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Member Since: 12 May 2021
Location: brisbane
Posts: 62

2007 Freelander 2 TD4 HSE Auto Stornoway Grey
Freelander 2 Gen 3 Haldex

I took on the haldex service today. I watched a few videos but I was not sure which approach I would take until I started. I have some tips for those who deicide to attempt this on the freelander 2.

1. Clean around the haldex first. My car has been on the beach and there was quite a bit of sand and dirt under there (even though I do clean it after the beach) and that is unhelpful to your eyes, mouth and demeanour when you're on your back under the car. Its also important because if you decide to take the entire unit out it is much harder to handle it afterwards without geting muck over all sorts of parts that should stay clean. You'll see specks of sand everywhere in my pictures even though I was quite careful and all of this had to be throughly cleaned.

2. In my opinion the only way to do this if you want to see the condition of the pump is to remove the entire unit from the vehicle. This is because the drive shaft flange (which blocks the pump) is held in one by one nut. People say it is easiest to remove with a impact gun. I have a very small impact gun and I couldn't get it in there to remove the flange. I also couldn't think of any other tool that could remove the nut because the nut and flange spin together. My car had done 203000km without a change so I wanted to see the condition of the filter. I need not have worried it was completely clean (see pics). Perhaps the previous owner did it??? Still I think most here will want to check the pump as it as it is a failure point and many youtube videos show it completely clogged.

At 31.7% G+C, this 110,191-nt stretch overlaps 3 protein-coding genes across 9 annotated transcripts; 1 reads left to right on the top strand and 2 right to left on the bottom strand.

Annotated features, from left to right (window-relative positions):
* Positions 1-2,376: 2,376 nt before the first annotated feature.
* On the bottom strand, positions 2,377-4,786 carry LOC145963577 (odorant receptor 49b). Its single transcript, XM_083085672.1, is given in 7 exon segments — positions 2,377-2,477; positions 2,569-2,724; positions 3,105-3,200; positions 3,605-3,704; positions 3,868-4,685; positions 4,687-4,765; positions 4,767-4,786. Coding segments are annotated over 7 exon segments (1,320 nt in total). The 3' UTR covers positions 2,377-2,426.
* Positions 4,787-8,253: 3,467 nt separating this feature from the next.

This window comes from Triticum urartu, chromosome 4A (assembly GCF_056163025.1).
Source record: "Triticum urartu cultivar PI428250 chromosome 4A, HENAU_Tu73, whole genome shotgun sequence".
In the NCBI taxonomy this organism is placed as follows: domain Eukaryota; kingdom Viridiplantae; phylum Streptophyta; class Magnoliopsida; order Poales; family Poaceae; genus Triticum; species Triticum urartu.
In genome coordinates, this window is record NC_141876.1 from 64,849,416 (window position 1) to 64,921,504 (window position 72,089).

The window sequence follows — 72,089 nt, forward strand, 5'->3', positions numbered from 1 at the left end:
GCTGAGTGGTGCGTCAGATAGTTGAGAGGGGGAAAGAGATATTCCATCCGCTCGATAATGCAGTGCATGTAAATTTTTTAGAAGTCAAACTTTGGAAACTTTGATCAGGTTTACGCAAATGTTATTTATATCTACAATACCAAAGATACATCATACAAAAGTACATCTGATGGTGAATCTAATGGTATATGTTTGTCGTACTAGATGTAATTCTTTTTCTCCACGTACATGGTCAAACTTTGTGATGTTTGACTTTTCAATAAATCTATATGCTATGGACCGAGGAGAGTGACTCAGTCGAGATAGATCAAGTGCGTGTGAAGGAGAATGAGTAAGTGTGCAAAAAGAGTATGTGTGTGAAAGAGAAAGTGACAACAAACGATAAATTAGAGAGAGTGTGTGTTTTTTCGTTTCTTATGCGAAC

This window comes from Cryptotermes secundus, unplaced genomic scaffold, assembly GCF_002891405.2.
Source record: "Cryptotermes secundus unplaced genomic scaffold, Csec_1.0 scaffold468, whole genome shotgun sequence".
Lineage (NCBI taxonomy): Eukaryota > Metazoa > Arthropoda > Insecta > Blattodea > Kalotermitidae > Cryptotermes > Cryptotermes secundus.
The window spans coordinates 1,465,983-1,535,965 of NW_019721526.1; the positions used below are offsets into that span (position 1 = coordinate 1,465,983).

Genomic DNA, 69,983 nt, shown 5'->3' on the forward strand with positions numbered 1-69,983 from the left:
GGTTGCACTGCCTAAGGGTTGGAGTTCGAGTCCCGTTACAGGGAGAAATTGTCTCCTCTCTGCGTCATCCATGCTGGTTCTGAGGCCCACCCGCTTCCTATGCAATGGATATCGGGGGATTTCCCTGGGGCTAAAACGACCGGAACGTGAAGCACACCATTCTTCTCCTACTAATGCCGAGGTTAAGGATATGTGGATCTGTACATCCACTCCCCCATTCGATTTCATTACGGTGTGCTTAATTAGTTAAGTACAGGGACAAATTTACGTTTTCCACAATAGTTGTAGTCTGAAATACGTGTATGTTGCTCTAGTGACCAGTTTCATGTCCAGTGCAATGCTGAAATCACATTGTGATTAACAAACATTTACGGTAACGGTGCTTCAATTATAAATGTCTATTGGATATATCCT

3. If you take this advice it is pretty easy (though time consuming) to remove the whole unit. Although most of the Volvo Gen 3 and 4 Haldex videos say the exhaust needs to be removed or loosened, this is not the case with the Freelander 2. Step 1 is to remove the 6 torx bolts from the flange. This should be a very quick process but I was fearful of breaking a bolt. They appeared to get harder to turn the further they came out. I spent a lot of time tightening then loosening to try to avoid breaking anything. Another tip: if they seem tight, don't forget you can spray WD40 on both end of the bolt as they goes the whole way through the flange. At least 3 bolts can be reached at a time. I had the car on 4 axel stands and just placed it in neutral to spin the drive/prop shaft to get at the other three.

4. Once the 6 bolts are out you will see that the prop/drive shaft will move back toward the front of the car but unfortunately not sufficiently far to clear the flange completely. As you look back along the shaft towards the front of the car you will see the the shaft is supported in two places. If you remove the 6 screws at the support nearest to the flange the shaft drops down just enough to give it the clearance necessary (no difficult screws here). Now just push the shaft towards the engine (as though you are trying to spear the engine with it) it will move just enough to come out of the flange. Because the exhaust has not been removed the prop shaft can just be rested on the drivers side of the exhaust. Remember to mark the position of the prop to the flange BEFORE it comes out.